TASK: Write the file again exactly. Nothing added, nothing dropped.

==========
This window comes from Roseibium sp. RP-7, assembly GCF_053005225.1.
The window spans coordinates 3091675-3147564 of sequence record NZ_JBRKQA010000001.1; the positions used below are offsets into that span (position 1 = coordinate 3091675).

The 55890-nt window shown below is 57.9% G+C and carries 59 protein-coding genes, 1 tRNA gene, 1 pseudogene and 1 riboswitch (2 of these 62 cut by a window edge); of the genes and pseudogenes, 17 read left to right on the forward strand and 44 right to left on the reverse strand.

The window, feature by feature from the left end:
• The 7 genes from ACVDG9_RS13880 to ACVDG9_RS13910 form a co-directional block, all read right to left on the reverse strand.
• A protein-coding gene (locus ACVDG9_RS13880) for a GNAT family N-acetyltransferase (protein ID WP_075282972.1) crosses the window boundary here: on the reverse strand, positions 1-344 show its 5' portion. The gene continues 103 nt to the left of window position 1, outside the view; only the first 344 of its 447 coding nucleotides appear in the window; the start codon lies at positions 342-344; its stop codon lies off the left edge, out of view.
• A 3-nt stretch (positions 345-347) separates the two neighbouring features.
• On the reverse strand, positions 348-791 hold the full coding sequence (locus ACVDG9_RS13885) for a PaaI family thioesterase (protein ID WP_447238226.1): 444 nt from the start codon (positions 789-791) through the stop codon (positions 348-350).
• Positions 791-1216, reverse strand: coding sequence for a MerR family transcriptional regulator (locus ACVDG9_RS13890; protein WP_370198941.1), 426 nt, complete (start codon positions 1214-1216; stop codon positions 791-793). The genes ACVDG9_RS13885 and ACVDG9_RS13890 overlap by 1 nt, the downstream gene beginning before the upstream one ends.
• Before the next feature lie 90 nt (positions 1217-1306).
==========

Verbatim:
This window comes from Roseibium sp. RP-7, assembly GCF_053005225.1.
The window spans coordinates 3091675-3147564 of sequence record NZ_JBRKQA010000001.1; the positions used below are offsets into that span (position 1 = coordinate 3091675).

The 55890-nt window shown below is 57.9% G+C and carries 59 protein-coding genes, 1 tRNA gene, 1 pseudogene and 1 riboswitch (2 of these 62 cut by a window edge); of the genes and pseudogenes, 17 read left to right on the forward strand and 44 right to left on the reverse strand.

The window, feature by feature from the left end:
• The 7 genes from ACVDG9_RS13880 to ACVDG9_RS13910 form a co-directional block, all read right to left on the reverse strand.
• A protein-coding gene (locus ACVDG9_RS13880) for a GNAT family N-acetyltransferase (protein ID WP_075282972.1) crosses the window boundary here: on the reverse strand, positions 1-344 show its 5' portion. The gene continues 103 nt to the left of window position 1, outside the view; only the first 344 of its 447 coding nucleotides appear in the window; the start codon lies at positions 342-344; its stop codon lies off the left edge, out of view.
• A 3-nt stretch (positions 345-347) separates the two neighbouring features.
• On the reverse strand, positions 348-791 hold the full coding sequence (locus ACVDG9_RS13885) for a PaaI family thioesterase (protein ID WP_447238226.1): 444 nt from the start codon (positions 789-791) through the stop codon (positions 348-350).
• Positions 791-1216, reverse strand: coding sequence for a MerR family transcriptional regulator (locus ACVDG9_RS13890; protein WP_370198941.1), 426 nt, complete (start codon positions 1214-1216; stop codon positions 791-793). The genes ACVDG9_RS13885 and ACVDG9_RS13890 overlap by 1 nt, the downstream gene beginning before the upstream one ends.
• Before the next feature lie 90 nt (positions 1217-1306).